Maine shifts state government website service to out-of-state data centers

Posted March 13, 2017, at 12:10 p.m.

PORTLAND, Maine — State government web pages will start making a longer commute to your screens later this year, coming from a data center in Virginia rather than facilities in Maine’s capital.

With data moving through fiberoptic cables at roughly the speed of light, the commute won’t make a difference in load times. But equipment at the top-tier Virginia facility will improve service and security, according to Dan Andrews, the administrator of the state’s public-facing information technology operations.

“There is no downside with this migration. It will not impact jobs, there are no additional costs to the state, and there will be no disruption in services,” wrote Andrews, who is administrator for InforME, established in 1997 to put public information from state government online.

Data centers are rated along four tiers, with the top tier having redundancies that make it harder for the whole system to fail.

The move will shift the state’s data to a larger facility owned by the publicly traded NIC Inc., which hosts a wide range of data services for governments and has agreements to manage the overall web presence of state government in 27 states, according to its latest annual report.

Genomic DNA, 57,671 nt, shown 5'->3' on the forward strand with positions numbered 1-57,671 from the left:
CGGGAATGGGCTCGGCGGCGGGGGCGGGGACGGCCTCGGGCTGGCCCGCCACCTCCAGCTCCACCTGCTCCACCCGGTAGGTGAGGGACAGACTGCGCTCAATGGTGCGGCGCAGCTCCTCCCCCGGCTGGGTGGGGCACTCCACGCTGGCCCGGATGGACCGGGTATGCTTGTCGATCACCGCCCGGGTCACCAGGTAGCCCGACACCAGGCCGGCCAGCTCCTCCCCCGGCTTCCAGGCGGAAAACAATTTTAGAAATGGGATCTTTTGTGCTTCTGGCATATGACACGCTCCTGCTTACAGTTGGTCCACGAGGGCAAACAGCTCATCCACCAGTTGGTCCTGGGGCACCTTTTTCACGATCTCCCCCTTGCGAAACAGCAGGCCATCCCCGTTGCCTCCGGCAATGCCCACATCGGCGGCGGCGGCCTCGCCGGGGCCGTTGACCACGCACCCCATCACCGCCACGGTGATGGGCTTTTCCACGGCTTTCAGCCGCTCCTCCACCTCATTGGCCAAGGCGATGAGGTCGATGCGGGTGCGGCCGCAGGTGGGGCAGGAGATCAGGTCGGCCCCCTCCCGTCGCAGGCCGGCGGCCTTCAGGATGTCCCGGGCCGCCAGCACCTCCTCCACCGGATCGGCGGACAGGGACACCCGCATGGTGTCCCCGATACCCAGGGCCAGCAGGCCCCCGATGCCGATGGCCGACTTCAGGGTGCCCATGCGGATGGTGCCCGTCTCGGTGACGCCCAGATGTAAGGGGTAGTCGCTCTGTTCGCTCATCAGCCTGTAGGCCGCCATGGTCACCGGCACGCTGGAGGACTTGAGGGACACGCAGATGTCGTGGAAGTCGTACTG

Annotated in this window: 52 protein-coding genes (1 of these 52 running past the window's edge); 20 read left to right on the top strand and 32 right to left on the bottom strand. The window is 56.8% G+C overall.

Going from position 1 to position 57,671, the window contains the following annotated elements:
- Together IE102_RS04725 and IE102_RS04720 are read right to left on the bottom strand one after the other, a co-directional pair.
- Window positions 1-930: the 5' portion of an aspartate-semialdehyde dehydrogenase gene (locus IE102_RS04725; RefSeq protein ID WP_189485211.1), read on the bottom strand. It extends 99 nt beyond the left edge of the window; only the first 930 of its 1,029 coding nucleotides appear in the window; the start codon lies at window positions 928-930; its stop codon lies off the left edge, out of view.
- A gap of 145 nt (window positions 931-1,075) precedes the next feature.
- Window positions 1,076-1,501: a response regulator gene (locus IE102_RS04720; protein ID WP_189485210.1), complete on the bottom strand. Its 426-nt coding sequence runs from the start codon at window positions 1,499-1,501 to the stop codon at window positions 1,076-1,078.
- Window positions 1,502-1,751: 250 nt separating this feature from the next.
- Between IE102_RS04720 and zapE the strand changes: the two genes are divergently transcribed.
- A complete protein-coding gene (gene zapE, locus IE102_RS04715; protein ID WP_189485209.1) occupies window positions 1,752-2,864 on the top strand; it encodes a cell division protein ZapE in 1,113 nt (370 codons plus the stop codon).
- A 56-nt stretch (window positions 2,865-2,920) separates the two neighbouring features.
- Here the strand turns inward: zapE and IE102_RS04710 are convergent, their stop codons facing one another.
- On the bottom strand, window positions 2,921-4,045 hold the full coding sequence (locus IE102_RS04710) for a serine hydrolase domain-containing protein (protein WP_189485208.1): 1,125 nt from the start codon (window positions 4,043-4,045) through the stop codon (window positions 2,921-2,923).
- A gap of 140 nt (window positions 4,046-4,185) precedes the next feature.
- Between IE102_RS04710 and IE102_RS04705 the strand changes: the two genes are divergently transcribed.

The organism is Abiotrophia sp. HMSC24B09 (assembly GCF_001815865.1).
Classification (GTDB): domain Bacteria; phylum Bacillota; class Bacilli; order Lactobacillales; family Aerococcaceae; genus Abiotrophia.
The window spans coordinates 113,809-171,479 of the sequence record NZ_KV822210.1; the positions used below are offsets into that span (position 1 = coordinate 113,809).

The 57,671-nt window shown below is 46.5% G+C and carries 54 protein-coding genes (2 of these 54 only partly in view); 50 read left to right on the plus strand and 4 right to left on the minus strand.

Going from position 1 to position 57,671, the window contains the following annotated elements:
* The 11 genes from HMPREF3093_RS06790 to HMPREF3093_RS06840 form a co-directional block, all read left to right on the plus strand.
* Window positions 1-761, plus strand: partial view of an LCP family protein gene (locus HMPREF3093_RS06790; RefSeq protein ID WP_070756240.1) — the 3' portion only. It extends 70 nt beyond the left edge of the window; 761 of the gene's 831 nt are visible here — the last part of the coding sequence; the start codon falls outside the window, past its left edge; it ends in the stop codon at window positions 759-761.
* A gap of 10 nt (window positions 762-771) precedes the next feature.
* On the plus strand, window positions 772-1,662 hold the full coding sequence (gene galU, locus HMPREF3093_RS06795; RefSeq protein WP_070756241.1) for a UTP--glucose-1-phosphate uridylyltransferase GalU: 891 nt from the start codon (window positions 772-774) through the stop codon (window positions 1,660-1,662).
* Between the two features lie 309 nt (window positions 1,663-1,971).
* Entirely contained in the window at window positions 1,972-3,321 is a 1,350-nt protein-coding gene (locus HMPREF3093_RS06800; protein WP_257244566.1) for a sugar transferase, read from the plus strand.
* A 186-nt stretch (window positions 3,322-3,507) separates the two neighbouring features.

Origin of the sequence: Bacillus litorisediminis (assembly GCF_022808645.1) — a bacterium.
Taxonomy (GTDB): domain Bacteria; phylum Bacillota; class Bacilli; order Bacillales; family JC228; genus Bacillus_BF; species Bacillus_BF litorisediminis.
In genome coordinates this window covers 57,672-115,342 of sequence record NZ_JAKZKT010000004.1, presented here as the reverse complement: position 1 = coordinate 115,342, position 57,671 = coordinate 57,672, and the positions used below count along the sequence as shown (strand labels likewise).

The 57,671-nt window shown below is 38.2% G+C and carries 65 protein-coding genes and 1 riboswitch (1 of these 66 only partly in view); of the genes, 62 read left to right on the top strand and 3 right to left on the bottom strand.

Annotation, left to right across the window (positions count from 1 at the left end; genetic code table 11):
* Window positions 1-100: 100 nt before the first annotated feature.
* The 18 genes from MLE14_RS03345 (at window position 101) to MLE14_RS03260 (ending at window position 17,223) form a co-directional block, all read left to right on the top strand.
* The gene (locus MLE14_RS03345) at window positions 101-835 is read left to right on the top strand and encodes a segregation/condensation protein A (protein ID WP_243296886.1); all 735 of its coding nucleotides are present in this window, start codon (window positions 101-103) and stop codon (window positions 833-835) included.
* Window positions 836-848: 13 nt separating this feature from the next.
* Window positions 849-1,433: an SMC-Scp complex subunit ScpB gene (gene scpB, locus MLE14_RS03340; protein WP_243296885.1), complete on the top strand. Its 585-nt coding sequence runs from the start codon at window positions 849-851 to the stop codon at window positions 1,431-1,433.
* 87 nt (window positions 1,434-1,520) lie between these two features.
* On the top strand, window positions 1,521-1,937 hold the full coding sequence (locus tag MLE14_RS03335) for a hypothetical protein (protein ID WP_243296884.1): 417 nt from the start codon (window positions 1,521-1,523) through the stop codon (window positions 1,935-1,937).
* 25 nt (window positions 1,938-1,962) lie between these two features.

“This transition will be seamless to the public, with very minor changes necessary for Maine government agency webmasters,” Andrews wrote.

Andrews wrote that the same technical staff overseeing the Augusta data center will continue to administer the data center after the move.

The data migration is scheduled to start this spring and continue throughout the year, starting with some of the lightest parts of websites hosted at the maine.gov domain. The primary data center will move to Ashburn, Virginia, with a backup in Allen, Texas.

Andrews wrote that an Ashburn, Virginia, data center holds the current backup system. The community is a hub for data centers, which have proliferated throughout much of northern Virginia, according to the trade publication DatacenterDynamics.

Moving the primary data center, Andrews wrote, will help state government websites keep pace with changing technology demands, including improved scalability, where more computing resources can be called up quickly in response to user demand.

NIC, through its subsidiary Maine Information Network LLC, has managed web portals for state government and its various agencies since 1999. The company’s most recent “portal agreement” with Maine expires in July 2018.

 

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